What happened in the next few minutes seemed to take a lifetime. He was having a heart attack, where there was restricted and blocked flow of blood in the heart. He went into cardiac arrest, where the heart stops beating. The professionals in that ER worked together in a delicate dance. He was in the hallway, not even in a room, and yet they all had the equipment they needed at their fingertips. They blocked him from the view of others which allowed my husband to keep his dignity. A passing nurse dropped her lunch to jump in and help, another ran to do chest compressions, and the small gentleman pushing the wheelchair jumped in front of my husband to catch his fall. I don’t remember specifics of what was said, but I do remember hearing, “We got a pulse!” The rest was a blur; as they got him on a gurney and into a room.
When the ECG Technician pulled me to her office and asked who I had to call, I was thankful that I had happened to know this woman for most of my life. This familiar face in a time of crisis helped keep me grounded. I couldn’t think; maybe my mom, maybe our priest…was this all really happening? I was silent. I remembered grabbing the shirt they had cut off of him and putting it in my purse, I reached around it to grab my phone. The technician helped me call my mom; it was a quick conversation: “Hi Mom, Dan doesn’t feel well so we are at the ER. It looks like it will be a long night, can you come keep me company? Check-in with security when you get here and they’ll bring you to me.” I couldn’t get myself to say what had actually happened. I sat there with the technician in silence; she was holding my hand, rubbing my back, explaining where we would go next as they worked on my husband.
Next, I was escorted up to the cardiac floor where they would perform surgical magic and give me my husband back. In the meantime, my mom showed up with coffee and cookies, and the security guard walked her off the elevator. When she saw where I was waiting, I could see her face drop. Her facial expressions turned straight to anger, and I can’t blame her, as she thought by my cavalier conversation that my husband had a sprained ankle or something. Nothing suggested it was this extreme.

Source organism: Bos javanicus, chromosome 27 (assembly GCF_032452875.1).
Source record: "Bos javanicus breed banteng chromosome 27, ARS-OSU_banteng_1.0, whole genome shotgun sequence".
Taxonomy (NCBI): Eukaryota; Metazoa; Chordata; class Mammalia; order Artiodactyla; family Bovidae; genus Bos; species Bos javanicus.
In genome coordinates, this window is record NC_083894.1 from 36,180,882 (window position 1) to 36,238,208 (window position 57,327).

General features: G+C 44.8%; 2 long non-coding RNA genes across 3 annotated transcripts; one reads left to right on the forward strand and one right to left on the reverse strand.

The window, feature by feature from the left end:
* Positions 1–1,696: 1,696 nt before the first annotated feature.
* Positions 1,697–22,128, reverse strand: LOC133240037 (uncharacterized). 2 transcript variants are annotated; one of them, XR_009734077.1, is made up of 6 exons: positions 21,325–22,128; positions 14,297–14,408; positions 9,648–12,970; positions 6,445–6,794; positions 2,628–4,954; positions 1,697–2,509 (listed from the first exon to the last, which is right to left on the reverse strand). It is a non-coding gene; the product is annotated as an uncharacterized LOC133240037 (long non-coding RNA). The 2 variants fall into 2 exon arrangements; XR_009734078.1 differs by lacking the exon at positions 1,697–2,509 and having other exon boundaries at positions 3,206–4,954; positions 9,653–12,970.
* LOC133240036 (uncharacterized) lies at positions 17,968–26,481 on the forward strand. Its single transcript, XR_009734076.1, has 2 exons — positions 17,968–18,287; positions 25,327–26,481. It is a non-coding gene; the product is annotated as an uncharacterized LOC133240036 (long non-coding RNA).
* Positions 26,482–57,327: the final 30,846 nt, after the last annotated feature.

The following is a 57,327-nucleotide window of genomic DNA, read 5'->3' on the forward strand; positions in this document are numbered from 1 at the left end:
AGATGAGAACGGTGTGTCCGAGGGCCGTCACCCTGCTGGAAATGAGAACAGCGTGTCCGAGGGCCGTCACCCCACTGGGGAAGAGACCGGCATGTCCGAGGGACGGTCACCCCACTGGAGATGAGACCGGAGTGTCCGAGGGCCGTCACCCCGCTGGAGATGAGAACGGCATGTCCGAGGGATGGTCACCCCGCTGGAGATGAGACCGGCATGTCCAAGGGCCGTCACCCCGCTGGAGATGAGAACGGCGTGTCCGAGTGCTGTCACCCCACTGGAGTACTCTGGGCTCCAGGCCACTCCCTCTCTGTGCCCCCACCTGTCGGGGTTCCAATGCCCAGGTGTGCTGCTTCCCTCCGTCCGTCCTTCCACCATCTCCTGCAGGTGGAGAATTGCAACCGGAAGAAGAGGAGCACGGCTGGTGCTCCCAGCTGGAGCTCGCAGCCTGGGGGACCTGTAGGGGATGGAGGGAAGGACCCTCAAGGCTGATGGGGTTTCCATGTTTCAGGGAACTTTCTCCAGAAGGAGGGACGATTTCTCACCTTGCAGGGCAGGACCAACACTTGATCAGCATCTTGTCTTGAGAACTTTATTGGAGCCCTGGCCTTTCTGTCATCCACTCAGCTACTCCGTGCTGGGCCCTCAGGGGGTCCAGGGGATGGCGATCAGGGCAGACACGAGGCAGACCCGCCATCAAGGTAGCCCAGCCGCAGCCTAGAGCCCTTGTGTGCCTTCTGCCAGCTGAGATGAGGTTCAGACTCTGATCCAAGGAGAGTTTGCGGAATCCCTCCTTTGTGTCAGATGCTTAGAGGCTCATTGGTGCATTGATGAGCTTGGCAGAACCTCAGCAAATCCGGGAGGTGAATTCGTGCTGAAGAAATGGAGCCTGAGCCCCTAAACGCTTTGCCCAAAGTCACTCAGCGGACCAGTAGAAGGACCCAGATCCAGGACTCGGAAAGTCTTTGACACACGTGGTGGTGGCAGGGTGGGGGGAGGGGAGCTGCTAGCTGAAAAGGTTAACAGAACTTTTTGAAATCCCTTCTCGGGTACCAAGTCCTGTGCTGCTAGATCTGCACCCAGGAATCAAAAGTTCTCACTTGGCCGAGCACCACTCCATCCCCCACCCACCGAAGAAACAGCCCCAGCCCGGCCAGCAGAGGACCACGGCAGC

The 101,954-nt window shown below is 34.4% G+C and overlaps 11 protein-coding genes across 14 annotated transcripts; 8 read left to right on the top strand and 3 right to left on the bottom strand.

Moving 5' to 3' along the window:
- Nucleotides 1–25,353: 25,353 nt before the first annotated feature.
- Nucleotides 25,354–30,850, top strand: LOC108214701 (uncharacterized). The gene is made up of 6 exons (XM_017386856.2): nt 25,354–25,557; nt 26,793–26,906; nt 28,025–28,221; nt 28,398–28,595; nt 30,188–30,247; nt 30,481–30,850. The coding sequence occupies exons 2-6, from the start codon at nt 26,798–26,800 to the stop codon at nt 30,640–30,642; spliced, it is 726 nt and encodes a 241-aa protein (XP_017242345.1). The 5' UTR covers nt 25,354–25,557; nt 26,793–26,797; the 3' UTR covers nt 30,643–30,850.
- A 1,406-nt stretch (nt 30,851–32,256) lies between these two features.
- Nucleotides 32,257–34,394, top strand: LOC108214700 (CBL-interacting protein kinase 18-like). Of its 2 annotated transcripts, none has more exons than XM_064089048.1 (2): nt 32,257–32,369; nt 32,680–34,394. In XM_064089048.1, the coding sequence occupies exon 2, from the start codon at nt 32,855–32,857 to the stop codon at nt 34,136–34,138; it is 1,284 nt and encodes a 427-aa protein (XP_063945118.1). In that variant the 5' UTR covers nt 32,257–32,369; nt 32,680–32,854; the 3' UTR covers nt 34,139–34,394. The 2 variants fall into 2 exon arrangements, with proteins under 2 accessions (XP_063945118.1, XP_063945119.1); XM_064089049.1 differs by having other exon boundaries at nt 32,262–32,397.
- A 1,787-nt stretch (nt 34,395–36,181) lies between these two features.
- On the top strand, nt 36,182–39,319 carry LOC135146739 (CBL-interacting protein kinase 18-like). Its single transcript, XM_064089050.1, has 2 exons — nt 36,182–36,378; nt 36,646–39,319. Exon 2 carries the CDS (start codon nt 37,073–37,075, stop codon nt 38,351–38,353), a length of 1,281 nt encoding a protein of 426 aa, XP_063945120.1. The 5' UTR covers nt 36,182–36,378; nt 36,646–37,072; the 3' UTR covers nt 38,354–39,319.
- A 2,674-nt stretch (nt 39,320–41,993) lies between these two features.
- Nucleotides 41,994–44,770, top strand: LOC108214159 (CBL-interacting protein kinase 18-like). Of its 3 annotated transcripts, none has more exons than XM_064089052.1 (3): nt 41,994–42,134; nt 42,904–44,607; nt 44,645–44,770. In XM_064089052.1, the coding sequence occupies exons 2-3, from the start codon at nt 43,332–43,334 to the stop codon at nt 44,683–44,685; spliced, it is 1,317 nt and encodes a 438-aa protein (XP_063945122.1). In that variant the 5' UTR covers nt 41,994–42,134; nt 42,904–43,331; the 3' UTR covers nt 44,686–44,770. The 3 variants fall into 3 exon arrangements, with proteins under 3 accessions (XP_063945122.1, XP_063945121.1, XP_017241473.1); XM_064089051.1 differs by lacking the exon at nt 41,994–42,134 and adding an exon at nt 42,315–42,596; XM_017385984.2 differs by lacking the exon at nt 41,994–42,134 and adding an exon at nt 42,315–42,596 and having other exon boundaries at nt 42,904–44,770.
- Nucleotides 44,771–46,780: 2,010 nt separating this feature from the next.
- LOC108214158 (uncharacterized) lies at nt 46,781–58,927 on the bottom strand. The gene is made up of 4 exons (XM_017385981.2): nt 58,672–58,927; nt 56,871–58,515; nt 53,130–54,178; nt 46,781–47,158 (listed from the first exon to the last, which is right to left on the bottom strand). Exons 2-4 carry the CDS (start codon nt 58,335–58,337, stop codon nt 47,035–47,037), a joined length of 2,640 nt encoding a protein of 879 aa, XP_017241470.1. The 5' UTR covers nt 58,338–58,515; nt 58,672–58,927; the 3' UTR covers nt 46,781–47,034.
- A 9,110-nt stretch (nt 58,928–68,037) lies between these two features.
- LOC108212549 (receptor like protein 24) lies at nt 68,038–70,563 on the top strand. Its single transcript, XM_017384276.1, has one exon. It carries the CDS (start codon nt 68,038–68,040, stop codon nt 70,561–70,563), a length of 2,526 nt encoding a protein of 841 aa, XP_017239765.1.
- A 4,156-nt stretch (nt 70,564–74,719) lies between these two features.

The coming days and months felt like a waiting game.
One week out, ok we are home.
Two weeks out, new medications are down, new routines are down.
Three weeks out, we are pros at following the cardiac rehabilitation schedule.
I was almost a widow at 28 years old. I still can’t actually say it; typing it is one thing, but you won’t hear the words come out of my mouth. April 19th started out like any other day—I had no idea it would be the scariest day of my life. That’s the funny thing about impactful days, they come out of nowhere and leave an impression forever. I had no idea that five years later I wouldn’t ever want to watch a medical show where someone goes into cardiac arrest, or that a fire alarm would make me jump out of my skin, or that I would still be sitting with my husband on the couch with him healthier than the day we met. That day, I didn’t envision that he would be well again, with no side effects, and that we would have an amazing little girl running around our house.
Each year as the date comes closer I hold my breath just a little, I hug my kid a little tighter, and I call my husband incessantly to check in on him.
This February, no matter how young and healthy your family may be, I encourage you to take the time to know the signs of a heart attack, know how to act. If you have concerns about your loved ones’ health, trust your gut and talk to them about it. Consult your local hospital or cardiac care unit to learn more.
Be thankful for each sunrise you have together.